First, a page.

In Newcombe’s words, “… if they knowingly rejected Jesus Christ, then, basically, they are going to a terrible place.”


Some would view Newcombe’s statement as relatively liberal, since he said hell was for those who knowingly rejected Jesus. I assume “knowingly rejected” means they have heard that Jesus offers forgiveness for our despicable sins, but have not chosen to become Christian. But some theologians think that even those who have never even heard of the Nazarene are going to hell if they don’t accept him as their savior. That puts them in a tough spot, since they know nothing of Jesus or Christianity.

I hope atheists and progressive Christians will consider making common cause in condemning the standard notion of hell, the idea that a loving deity would cause people agonizing, endless, unavoidable pain to punish them for things they did in their relatively brief lifetimes. Most atheists will certainly see this as a bizarre doctrine, but many Christians can also agree that the orthodox concept of hell is a savage relic of ancient vengeful fantasies.

For an excellent, Biblically-informed Christian discussion of hell, read Rob Bell’s book, Love Wins. If every Christian read Love Wins, I am convinced that many of them would either reject the idea of hell or radically modify this concept.

And now back to my earlier question. How can we prevent future Auroras?

The best I can do is to suggest that if young people feel bonded in positive and loving ways with family and friends, they are quite unlikely to lash out in spasms of random violence. Person-to-person connections make a huge difference.

If what happened in Colorado troubles you, think about what you can do to love and care for those who live on the margins, who feel like outsiders. There is a deep human need to belong. Can you help someone feel included? Can you help some specific person become a participant instead of a detached observer? Can you welcome someone more fully into the human family?

And perhaps one of those persons who needs this welcome is you.


Roger Christan Schriner

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Conversational Generosity

I recently read a brief paper called “Let Your Wisdom Shine as a Reflection of the Other,” by essayist Charles MacDermed. His words manifest a rare generosity of spirit, expressed in elegant language. With Charles’ permission, here are some excerpts:

“Can you show as much genuine respect for your fellow conversationalists as you would have sincerely shown to you? Do you grace your correspondents in dialog with deferential esteem and appreciative admiration? Can you in working fact give them a higher quality of camaraderie than you expect or require of them? Don’t stint. Rather be radically bighearted: give more than you get – by far more. Don’t wait to get before you give. Be the very epitome of outgoing benevolence. Display an affable gregariousness that is the manifest paragon of conversational engagement. Outdo yourself as though your partners in talk were the source of your inspiration: demonstrate to them the degree to which they indispensably are your cherished personal muse. Let your wisdom shine as a reflection of them.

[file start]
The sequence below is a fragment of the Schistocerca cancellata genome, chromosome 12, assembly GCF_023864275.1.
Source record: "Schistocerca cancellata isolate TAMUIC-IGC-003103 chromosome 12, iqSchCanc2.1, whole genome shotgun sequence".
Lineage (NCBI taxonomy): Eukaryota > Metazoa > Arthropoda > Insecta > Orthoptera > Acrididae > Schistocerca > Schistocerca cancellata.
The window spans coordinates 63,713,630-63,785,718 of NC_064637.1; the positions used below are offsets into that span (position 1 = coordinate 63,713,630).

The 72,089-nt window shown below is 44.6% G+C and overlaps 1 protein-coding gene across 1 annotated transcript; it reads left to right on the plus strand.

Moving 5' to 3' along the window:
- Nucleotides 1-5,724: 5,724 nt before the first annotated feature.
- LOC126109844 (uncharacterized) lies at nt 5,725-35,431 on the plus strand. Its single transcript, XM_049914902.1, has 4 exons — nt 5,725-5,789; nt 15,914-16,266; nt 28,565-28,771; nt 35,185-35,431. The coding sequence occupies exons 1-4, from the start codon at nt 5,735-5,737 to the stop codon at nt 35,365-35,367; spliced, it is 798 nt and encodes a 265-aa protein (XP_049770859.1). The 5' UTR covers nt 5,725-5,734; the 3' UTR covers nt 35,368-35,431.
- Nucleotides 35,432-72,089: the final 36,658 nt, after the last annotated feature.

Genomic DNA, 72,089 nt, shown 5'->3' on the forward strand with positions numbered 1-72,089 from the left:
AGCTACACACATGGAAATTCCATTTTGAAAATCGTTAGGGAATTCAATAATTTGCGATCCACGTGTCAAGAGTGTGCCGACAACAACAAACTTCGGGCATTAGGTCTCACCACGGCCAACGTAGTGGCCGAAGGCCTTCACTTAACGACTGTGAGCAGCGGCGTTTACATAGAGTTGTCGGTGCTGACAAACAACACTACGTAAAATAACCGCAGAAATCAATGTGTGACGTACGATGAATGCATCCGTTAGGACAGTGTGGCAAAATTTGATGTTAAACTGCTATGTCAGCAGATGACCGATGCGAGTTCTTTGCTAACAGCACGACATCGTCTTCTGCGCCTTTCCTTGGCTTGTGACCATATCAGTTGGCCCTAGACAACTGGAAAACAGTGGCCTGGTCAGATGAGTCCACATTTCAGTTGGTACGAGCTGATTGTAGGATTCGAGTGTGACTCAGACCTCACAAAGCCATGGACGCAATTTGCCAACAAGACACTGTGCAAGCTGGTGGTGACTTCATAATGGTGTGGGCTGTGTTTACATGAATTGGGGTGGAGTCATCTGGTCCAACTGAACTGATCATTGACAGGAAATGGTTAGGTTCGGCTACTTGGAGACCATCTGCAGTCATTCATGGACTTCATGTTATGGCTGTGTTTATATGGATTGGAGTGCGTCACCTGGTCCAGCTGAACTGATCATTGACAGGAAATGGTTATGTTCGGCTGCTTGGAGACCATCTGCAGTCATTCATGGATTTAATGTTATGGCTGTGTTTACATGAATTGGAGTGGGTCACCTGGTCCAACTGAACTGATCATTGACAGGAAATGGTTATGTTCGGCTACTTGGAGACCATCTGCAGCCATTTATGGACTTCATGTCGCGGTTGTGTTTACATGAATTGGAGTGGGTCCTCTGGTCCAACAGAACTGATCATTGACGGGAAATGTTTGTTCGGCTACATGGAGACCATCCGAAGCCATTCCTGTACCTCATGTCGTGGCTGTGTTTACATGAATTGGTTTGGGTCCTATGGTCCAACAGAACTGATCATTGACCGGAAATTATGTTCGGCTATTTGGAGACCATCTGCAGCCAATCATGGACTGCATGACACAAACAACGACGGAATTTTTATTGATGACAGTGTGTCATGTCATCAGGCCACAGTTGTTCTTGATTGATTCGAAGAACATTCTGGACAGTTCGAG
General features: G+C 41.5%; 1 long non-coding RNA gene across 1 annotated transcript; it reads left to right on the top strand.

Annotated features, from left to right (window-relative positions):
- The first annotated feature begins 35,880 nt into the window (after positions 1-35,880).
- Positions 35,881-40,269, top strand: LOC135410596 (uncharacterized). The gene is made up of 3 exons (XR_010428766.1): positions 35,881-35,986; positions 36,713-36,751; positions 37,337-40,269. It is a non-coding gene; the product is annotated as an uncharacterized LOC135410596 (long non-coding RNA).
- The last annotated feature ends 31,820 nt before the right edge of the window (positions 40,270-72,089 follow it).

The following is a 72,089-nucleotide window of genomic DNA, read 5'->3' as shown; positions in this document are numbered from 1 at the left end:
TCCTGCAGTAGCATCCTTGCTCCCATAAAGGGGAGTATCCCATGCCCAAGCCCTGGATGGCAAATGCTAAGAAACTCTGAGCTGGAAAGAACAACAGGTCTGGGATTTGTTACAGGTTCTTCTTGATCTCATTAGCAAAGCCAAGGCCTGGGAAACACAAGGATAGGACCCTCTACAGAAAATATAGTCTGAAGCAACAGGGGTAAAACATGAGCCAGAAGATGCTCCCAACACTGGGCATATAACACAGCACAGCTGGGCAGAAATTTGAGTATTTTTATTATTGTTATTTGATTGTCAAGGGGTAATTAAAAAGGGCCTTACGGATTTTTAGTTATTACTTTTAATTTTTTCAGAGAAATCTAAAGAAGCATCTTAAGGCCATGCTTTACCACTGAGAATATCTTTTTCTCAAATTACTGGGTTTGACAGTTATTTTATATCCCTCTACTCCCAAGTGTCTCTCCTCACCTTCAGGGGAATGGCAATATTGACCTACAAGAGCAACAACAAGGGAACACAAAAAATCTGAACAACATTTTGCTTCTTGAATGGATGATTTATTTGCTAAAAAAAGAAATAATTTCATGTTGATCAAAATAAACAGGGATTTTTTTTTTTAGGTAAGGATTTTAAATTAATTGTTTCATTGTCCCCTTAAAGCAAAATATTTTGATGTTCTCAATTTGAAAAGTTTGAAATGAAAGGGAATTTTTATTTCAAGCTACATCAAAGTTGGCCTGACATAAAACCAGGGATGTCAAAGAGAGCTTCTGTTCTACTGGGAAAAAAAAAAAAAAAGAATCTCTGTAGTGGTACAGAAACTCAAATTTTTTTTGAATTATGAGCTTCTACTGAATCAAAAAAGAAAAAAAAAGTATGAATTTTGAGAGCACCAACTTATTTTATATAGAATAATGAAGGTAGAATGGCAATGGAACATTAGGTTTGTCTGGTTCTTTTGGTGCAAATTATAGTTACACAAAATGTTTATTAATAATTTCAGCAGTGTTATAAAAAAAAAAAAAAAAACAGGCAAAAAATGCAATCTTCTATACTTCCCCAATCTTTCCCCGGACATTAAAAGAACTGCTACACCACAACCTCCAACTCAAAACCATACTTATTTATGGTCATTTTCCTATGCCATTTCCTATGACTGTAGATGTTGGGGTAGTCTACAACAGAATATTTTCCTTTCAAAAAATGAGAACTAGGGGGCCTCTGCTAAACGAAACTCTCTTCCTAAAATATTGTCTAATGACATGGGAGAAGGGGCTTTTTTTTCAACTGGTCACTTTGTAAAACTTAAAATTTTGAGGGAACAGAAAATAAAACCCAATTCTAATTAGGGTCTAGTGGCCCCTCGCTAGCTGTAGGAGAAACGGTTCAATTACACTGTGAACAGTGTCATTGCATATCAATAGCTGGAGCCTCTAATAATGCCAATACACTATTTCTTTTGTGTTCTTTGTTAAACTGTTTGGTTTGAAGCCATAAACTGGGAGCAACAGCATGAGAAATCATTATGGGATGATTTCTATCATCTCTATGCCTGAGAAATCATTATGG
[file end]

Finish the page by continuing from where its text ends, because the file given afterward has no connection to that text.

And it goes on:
“Speak the language of the other: use their words – as an efficacious means of proving that you both hear and value what they say (be they right or wrong). . . . [T]hey are offering you a look into their own personal thought. Treat their confession of trust with reciprocal sincerity. . . . Make even more of their intended meaning than they themselves might imagine.”

Reading Charles’ essay reminded me of a passage from Bridging the God Gap: Finding Common Ground Among Believers, Atheists and Agnostics: “Attitude is crucial. If you are sincerely interested in connecting with another human being, he or she will probably feel safe enough to open up. Even if you stumble and stammer, your good intentions will come across. But if your goal is to attack, debate, or dominate, it’s hard to conceal this agenda with handy-dandy communication techniques” (p. 51).

In MacDermed’s essay I especially appreciated these comments: “Don’t stint. Rather be radically bighearted . . . Don’t wait to get before you give.” And: “Make even more of their intended meaning than they themselves might imagine.”

Although Charles was not specifically discussing conversations about theology, his suggestions would certainly apply to that context. I admit that generosity of spirit may do little good if the gap between world-views is too wide, or if tensions are too high. But even then, being “radically bighearted” may produce surprising results.

Thanks, Charles, for the opportunity to share your thoughts with others.

Roger Christan Schriner

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A Bridge-Building Vision

I recently read a blog by the Rev. Amy Zucker Morgenstern about her vision for her congregation in Palo Alto. Some of her ideas were relevant to my goal of building bridges between many different philosophies of life. She wants her church to be a place:

“where we confront every dogma–the ones we receive and the ones we promote. …

where we accept and celebrate the gorgeous variety of humanity, and dissolve all categories. …

where we seize on every nugget of wisdom, however unlikely the place we find it, and hold it up and share it so that everyone can have every bit of insight human experience can offer. …

where we allow no differences of theological language, spiritual practice, chosen metaphor, or life story to prevent us from walking together.

where we move again and again from false either/ors to encompassing, empowering both/ands. …

where we claim the heritage of all wise thinkers, all brave heretics, all unflagging activists, all teachers and disciples, all artists, all speakers of wise words, all lovers of humanity, all carers for the small and delicate.

where we stay in the circle and know we will not give up even when we don’t know how to make this crazy quilt of community hang together. …

where we ask the hard questions

. . . and listen to the answers

. . . and listen even when the only answers seem to be silence and mystery.”

Thanks, Amy, for these bridge-building ideals. For the full text of her essay see: